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However, the new dating evidence, published in the journal Science on 18 June, does rule out some chronologies that have been put forward - particularly in the Old Kingdom, which is shown to be older than some scholars thought.For example, in the Old Kingdom, Djoser, one of the best known pharaohs of the Third Dynasty of Egypt who is thought to have commissioned the first of the pyramids, was found to have ruled from between 26 BCE, about 50-100 years earlier than some experts thought.Egypt’s ancient timeline has long been a subject of debate.Archaeologists have depended mostly on fragmentary historical records and pottery types. Classification schemes are subjective, and variations among dig sites may not reflect progress through time.The museums were all very helpful in providing the material we were interested in to ask for their help.We are very grateful to them for providing us with the material we were interested in - especially important since the export of samples from Egypt is currently prohibited.“The formation of Egypt was unique in the ancient world.It was a territorial state; a state from which the moment it formed had established borders over a territory in much the same way we think of nations today,” Dee explained.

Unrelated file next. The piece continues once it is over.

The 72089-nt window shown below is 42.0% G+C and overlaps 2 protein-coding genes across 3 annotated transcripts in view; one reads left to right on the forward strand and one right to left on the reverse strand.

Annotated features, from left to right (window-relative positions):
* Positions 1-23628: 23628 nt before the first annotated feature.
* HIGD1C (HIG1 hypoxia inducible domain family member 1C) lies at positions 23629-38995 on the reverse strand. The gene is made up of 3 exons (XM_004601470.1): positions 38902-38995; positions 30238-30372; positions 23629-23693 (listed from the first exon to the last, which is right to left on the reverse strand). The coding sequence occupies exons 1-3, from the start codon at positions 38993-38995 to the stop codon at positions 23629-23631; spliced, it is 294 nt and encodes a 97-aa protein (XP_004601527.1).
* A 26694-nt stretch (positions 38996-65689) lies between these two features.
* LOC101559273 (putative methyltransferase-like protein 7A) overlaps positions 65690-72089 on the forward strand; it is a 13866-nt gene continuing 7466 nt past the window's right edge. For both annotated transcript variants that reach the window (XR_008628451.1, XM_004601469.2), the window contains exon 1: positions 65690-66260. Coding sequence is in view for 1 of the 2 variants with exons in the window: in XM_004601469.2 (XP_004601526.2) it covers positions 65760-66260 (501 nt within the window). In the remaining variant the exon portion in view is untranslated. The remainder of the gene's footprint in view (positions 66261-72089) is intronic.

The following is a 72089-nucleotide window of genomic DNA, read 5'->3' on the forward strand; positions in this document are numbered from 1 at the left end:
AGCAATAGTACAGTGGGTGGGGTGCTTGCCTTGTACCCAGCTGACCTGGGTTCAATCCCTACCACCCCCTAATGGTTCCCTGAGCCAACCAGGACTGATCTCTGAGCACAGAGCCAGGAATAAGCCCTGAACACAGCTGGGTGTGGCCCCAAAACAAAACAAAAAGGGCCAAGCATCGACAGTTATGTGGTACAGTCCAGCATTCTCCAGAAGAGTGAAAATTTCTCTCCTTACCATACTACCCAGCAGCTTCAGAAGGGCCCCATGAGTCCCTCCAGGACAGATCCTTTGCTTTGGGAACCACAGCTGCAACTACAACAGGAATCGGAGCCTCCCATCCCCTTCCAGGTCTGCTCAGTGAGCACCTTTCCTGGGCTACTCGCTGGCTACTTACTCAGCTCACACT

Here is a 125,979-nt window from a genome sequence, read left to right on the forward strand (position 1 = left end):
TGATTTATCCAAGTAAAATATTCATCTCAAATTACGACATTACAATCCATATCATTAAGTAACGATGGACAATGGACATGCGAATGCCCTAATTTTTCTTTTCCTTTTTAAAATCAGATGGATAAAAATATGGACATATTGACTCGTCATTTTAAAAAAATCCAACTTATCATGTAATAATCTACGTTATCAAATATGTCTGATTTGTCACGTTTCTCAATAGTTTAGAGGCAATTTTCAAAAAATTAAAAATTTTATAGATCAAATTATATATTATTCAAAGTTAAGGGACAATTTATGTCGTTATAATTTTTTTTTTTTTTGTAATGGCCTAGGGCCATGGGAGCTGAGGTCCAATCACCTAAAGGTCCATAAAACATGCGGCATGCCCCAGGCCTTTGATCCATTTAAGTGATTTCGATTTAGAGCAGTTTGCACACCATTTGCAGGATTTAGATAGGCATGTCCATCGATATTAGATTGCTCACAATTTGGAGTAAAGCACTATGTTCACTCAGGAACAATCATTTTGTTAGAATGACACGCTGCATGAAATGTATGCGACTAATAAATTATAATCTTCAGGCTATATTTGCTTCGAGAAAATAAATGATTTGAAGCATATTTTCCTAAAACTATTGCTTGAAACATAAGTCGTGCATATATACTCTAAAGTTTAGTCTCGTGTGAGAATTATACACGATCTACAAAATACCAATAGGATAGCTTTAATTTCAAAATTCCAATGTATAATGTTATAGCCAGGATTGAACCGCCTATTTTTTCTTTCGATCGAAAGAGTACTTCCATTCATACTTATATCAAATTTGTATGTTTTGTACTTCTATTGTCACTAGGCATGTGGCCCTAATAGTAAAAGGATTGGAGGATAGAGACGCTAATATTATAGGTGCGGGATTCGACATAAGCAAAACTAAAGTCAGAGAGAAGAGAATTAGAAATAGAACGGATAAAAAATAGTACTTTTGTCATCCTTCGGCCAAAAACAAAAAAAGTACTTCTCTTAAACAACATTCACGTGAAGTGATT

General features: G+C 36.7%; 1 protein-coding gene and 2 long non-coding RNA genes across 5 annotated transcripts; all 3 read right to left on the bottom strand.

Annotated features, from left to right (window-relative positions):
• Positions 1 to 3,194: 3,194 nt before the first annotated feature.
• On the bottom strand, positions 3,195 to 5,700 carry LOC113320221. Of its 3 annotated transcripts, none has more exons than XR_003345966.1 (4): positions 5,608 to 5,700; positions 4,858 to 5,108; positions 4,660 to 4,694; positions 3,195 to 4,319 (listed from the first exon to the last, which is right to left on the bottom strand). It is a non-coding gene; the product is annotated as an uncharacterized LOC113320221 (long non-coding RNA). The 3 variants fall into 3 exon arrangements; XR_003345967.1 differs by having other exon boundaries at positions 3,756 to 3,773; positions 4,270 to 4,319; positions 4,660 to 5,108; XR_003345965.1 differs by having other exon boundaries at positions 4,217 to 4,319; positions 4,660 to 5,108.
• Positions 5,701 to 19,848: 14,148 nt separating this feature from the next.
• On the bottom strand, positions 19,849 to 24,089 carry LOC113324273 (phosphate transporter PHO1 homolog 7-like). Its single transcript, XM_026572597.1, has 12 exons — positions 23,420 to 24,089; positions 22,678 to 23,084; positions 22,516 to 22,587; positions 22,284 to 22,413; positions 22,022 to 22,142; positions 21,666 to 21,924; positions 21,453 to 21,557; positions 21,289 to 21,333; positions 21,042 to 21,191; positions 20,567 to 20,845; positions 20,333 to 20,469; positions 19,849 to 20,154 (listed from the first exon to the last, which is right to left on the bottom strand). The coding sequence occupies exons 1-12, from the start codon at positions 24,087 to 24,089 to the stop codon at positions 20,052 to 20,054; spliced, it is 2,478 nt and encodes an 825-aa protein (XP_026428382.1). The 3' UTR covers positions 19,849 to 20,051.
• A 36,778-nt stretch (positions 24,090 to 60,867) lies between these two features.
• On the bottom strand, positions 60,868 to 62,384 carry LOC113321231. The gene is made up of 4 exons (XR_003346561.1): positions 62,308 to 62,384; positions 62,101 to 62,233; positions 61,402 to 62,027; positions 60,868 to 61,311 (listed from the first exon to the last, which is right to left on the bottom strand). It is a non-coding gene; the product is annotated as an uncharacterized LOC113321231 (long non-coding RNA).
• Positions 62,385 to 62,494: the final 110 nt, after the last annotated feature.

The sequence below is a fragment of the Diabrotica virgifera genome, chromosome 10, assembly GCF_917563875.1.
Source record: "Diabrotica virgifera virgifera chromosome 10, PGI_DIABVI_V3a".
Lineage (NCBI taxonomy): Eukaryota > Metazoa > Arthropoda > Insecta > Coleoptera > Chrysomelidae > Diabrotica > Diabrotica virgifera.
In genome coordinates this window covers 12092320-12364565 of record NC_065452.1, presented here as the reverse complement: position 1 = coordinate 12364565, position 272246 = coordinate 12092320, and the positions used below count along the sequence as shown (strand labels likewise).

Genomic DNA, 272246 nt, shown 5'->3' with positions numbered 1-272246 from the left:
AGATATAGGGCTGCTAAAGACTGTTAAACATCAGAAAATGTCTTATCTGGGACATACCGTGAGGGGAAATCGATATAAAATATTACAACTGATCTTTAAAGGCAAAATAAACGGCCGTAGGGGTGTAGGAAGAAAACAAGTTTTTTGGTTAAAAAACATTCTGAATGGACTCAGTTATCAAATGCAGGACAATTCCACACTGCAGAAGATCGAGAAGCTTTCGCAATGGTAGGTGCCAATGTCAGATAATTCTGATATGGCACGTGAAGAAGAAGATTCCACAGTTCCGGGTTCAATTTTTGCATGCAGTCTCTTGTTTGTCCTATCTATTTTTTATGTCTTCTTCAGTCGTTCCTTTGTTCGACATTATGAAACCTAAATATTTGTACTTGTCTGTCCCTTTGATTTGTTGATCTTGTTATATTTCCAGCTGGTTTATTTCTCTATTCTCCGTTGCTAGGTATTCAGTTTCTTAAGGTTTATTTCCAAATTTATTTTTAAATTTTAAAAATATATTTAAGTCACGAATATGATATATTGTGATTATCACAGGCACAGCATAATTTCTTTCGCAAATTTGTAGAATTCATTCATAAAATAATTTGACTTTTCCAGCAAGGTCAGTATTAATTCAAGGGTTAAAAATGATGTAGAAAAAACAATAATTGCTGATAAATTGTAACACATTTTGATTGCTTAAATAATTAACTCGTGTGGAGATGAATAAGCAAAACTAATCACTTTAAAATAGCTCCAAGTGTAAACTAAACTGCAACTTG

Oxford student Michael Dee combined the dates for the seeds, baskets, textiles, plant stems and fruit, which were all directly associated with the reigns of particular ancient Egyptian kings, with historical information about the order and length of each ruler to create the full chronology.
Image by Michael Dee, via NBC.10 The investigators statistically compared the results of radiocarbon testing on 74 new and 112 old specimens from Egypt’s Pre-Dynastic periods and First Dynasty with all the other archaeological data collected on those materials.
Samples that produced results more than 1,000 years different from those expected were excluded.
The team also undertook research on environmental samples from Oxford University Herbaria and found minor differences in radiocarbon levels in the region - important information for future dating studies.
Professor Christopher Ramsey said: ‘For the first time, radiocarbon dating has become precise enough to constrain the history of ancient Egypt to very specific dates.
An international research team has mapped out an accurate chronology of the kings of ancient Egypt using a radiocarbon analysis of short-lived plant remains from the region.